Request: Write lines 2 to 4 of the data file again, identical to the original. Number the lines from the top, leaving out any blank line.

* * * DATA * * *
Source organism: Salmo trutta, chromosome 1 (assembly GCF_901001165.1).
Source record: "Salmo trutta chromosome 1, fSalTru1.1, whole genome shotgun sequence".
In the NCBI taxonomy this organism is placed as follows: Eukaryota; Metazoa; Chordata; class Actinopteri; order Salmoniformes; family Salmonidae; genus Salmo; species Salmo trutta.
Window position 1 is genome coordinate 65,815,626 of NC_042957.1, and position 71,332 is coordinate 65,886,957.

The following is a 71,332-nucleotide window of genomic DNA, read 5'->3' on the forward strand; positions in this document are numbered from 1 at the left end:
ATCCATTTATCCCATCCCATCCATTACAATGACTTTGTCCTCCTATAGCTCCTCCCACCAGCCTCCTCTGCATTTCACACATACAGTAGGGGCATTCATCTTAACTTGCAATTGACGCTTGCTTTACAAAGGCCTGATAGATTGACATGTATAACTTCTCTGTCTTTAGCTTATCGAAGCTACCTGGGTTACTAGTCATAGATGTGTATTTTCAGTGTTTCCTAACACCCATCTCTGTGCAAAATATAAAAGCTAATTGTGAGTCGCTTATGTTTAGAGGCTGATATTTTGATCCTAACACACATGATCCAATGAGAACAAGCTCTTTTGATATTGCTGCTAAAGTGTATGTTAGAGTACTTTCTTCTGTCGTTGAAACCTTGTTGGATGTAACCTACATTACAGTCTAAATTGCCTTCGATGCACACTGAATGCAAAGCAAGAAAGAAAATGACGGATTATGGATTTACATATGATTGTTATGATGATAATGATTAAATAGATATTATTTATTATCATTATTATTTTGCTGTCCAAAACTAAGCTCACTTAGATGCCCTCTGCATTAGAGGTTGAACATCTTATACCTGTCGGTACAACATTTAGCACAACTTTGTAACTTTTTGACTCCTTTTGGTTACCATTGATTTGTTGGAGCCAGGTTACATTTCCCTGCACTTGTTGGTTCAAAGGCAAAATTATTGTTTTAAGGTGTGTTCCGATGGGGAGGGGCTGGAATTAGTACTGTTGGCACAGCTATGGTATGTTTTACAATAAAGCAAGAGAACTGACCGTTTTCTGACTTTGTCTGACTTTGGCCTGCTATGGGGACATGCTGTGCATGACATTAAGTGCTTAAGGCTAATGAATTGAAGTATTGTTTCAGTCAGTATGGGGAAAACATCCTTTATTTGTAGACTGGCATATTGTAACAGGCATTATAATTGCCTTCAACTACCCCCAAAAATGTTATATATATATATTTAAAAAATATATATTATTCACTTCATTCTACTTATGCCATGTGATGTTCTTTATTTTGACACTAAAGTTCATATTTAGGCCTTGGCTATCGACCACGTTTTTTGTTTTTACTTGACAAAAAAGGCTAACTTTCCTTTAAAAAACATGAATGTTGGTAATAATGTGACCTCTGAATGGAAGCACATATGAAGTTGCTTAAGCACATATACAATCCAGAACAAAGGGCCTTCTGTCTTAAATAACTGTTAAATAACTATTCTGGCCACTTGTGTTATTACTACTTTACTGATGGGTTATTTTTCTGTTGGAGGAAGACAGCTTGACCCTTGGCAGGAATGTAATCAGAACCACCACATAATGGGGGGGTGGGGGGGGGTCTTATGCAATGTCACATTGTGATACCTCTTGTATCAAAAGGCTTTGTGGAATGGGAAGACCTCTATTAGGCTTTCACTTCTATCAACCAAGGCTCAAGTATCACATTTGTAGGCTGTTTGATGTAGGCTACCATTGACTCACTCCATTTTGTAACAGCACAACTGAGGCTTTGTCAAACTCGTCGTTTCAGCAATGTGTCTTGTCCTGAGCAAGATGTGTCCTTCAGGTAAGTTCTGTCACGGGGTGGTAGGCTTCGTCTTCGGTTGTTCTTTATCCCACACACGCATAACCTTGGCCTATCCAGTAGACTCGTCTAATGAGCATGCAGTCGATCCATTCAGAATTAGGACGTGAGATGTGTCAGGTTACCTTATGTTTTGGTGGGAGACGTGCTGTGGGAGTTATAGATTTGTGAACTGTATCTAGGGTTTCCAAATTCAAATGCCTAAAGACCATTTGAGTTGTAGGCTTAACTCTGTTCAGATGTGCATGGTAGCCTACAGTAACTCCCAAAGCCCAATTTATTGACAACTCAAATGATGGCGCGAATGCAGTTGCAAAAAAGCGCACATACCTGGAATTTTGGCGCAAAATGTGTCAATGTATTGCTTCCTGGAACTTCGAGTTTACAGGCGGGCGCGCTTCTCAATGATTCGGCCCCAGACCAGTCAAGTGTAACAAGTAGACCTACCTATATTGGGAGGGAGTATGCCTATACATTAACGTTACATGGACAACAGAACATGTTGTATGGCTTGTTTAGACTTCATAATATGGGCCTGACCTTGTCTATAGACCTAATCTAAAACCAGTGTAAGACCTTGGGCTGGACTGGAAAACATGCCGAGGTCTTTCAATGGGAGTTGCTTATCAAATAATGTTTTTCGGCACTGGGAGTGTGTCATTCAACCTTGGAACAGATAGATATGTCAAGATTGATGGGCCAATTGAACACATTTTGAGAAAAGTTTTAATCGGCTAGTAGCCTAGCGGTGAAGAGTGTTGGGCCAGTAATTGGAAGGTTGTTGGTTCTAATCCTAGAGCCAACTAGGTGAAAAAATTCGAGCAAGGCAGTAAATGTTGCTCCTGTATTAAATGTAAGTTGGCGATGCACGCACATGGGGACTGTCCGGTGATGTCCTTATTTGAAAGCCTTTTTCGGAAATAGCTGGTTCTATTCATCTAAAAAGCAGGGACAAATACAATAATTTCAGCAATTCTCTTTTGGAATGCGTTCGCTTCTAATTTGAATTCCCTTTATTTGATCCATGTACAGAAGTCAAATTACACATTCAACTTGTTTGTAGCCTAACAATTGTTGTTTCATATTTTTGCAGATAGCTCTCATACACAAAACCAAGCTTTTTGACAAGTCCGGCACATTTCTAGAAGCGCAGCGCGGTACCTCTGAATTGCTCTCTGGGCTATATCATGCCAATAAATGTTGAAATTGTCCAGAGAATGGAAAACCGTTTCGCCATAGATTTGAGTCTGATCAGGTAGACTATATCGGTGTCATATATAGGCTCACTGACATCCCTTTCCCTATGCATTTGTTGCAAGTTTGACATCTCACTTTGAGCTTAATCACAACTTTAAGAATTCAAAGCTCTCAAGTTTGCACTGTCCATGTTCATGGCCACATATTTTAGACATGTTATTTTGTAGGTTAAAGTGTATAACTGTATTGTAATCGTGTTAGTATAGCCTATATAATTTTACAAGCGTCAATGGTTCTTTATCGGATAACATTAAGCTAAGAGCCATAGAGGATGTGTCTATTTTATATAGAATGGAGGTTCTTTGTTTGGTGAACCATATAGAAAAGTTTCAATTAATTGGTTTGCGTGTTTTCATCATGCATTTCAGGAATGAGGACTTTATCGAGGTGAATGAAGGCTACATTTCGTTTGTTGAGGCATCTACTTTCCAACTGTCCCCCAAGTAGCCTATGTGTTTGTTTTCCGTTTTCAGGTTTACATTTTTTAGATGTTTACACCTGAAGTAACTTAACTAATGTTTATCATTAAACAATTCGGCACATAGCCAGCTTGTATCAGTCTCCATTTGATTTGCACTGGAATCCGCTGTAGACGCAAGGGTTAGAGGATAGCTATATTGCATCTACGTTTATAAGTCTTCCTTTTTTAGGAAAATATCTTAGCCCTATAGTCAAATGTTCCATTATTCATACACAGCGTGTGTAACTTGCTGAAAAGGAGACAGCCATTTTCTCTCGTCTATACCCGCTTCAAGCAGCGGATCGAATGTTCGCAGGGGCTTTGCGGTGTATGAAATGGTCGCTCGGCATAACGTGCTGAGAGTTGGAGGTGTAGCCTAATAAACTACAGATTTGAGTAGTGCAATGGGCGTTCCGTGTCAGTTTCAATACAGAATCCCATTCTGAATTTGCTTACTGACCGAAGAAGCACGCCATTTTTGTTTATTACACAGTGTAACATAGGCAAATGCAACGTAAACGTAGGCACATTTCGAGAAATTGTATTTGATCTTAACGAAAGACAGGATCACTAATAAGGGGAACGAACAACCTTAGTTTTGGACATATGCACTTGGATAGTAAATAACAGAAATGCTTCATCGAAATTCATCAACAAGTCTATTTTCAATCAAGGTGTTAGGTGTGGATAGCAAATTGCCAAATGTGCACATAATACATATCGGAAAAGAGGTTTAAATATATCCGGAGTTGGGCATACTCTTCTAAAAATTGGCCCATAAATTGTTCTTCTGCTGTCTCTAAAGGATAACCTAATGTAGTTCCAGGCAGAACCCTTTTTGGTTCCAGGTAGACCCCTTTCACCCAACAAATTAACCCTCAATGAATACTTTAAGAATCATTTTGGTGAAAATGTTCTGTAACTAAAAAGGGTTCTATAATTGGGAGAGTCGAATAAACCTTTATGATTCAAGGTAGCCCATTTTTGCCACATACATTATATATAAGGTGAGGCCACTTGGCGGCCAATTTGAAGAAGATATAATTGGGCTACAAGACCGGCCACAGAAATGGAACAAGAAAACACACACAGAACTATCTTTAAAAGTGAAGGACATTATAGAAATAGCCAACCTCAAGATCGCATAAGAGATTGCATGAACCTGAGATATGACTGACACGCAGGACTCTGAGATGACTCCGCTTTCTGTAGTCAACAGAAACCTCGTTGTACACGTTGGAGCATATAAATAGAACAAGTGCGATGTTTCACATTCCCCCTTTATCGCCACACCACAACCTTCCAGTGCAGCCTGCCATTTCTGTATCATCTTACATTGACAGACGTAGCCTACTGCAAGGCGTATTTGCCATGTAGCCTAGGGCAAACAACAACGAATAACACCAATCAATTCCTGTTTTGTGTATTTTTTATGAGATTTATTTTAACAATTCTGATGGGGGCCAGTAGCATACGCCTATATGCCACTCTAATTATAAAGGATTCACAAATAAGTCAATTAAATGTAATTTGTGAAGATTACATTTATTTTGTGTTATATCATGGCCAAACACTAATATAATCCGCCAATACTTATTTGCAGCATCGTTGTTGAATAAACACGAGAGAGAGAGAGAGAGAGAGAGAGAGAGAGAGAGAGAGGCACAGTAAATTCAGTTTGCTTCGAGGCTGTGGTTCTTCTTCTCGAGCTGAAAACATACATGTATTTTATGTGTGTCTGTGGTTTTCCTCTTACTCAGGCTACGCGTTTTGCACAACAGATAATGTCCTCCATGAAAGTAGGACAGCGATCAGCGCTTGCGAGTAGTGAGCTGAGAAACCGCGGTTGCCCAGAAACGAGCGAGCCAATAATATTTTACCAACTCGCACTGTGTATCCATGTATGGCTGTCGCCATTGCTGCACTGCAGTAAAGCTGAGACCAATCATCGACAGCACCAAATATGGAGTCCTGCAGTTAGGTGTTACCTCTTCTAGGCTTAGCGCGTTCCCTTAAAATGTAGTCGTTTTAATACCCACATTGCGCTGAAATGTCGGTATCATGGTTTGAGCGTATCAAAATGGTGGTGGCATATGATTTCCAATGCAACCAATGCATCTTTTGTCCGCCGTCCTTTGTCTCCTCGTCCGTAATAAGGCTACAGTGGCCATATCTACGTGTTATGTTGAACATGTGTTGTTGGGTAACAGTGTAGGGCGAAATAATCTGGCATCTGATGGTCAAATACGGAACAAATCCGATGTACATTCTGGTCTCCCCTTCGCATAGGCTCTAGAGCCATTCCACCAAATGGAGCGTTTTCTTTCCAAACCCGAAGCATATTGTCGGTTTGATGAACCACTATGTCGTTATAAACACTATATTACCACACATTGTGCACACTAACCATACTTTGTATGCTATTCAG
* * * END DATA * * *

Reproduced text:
Source record: "Salmo trutta chromosome 1, fSalTru1.1, whole genome shotgun sequence".
In the NCBI taxonomy this organism is placed as follows: Eukaryota; Metazoa; Chordata; class Actinopteri; order Salmoniformes; family Salmonidae; genus Salmo; species Salmo trutta.
Window position 1 is genome coordinate 65,815,626 of NC_042957.1, and position 71,332 is coordinate 65,886,957.